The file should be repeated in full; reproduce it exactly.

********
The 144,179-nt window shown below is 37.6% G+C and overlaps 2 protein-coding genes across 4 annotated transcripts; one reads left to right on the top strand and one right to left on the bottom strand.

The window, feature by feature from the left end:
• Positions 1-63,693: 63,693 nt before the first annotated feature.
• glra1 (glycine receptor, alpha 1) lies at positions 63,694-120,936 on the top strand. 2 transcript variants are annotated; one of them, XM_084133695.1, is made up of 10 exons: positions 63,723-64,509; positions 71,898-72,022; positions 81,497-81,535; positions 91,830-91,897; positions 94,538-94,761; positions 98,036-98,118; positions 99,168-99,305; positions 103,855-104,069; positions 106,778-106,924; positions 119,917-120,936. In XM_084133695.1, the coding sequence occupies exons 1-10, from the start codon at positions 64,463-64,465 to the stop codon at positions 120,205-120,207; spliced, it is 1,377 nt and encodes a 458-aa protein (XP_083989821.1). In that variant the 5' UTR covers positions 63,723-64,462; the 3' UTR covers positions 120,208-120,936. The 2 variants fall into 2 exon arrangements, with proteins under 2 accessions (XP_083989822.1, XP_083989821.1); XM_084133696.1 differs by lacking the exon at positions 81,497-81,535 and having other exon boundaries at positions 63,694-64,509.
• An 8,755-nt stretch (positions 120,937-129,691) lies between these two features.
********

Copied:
The 144,179-nt window shown below is 37.6% G+C and overlaps 2 protein-coding genes across 4 annotated transcripts; one reads left to right on the top strand and one right to left on the bottom strand.

The window, feature by feature from the left end:
• Positions 1-63,693: 63,693 nt before the first annotated feature.
• glra1 (glycine receptor, alpha 1) lies at positions 63,694-120,936 on the top strand. 2 transcript variants are annotated; one of them, XM_084133695.1, is made up of 10 exons: positions 63,723-64,509; positions 71,898-72,022; positions 81,497-81,535; positions 91,830-91,897; positions 94,538-94,761; positions 98,036-98,118; positions 99,168-99,305; positions 103,855-104,069; positions 106,778-106,924; positions 119,917-120,936. In XM_084133695.1, the coding sequence occupies exons 1-10, from the start codon at positions 64,463-64,465 to the stop codon at positions 120,205-120,207; spliced, it is 1,377 nt and encodes a 458-aa protein (XP_083989821.1). In that variant the 5' UTR covers positions 63,723-64,462; the 3' UTR covers positions 120,208-120,936. The 2 variants fall into 2 exon arrangements, with proteins under 2 accessions (XP_083989822.1, XP_083989821.1); XM_084133696.1 differs by lacking the exon at positions 81,497-81,535 and having other exon boundaries at positions 63,694-64,509.
• An 8,755-nt stretch (positions 120,937-129,691) lies between these two features.